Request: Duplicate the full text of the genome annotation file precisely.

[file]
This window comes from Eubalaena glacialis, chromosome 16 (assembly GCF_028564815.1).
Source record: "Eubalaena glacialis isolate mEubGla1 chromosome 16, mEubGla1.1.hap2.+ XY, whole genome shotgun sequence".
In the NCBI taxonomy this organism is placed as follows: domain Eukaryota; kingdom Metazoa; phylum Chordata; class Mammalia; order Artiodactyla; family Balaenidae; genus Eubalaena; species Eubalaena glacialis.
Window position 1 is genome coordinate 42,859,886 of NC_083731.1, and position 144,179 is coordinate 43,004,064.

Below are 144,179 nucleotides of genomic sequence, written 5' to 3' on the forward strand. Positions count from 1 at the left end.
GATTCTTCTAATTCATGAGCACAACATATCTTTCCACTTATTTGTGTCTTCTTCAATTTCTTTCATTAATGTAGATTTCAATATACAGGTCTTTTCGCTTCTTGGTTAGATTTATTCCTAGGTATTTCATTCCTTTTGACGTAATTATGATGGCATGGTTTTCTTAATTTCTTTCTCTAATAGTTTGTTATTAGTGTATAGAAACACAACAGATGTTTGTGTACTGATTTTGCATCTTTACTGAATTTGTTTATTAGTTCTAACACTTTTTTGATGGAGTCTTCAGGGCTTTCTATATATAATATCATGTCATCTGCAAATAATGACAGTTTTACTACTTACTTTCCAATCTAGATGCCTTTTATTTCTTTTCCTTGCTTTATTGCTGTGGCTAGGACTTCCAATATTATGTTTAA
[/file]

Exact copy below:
This window comes from Eubalaena glacialis, chromosome 16 (assembly GCF_028564815.1).
Source record: "Eubalaena glacialis isolate mEubGla1 chromosome 16, mEubGla1.1.hap2.+ XY, whole genome shotgun sequence".
In the NCBI taxonomy this organism is placed as follows: domain Eukaryota; kingdom Metazoa; phylum Chordata; class Mammalia; order Artiodactyla; family Balaenidae; genus Eubalaena; species Eubalaena glacialis.
Window position 1 is genome coordinate 42,859,886 of NC_083731.1, and position 144,179 is coordinate 43,004,064.

Below are 144,179 nucleotides of genomic sequence, written 5' to 3' on the forward strand. Positions count from 1 at the left end.
GATTCTTCTAATTCATGAGCACAACATATCTTTCCACTTATTTGTGTCTTCTTCAATTTCTTTCATTAATGTAGATTTCAATATACAGGTCTTTTCGCTTCTTGGTTAGATTTATTCCTAGGTATTTCATTCCTTTTGACGTAATTATGATGGCATGGTTTTCTTAATTTCTTTCTCTAATAGTTTGTTATTAGTGTATAGAAACACAACAGATGTTTGTGTACTGATTTTGCATCTTTACTGAATTTGTTTATTAGTTCTAACACTTTTTTGATGGAGTCTTCAGGGCTTTCTATATATAATATCATGTCATCTGCAAATAATGACAGTTTTACTACTTACTTTCCAATCTAGATGCCTTTTATTTCTTTTCCTTGCTTTATTGCTGTGGCTAGGACTTCCAATATTATGTTTAA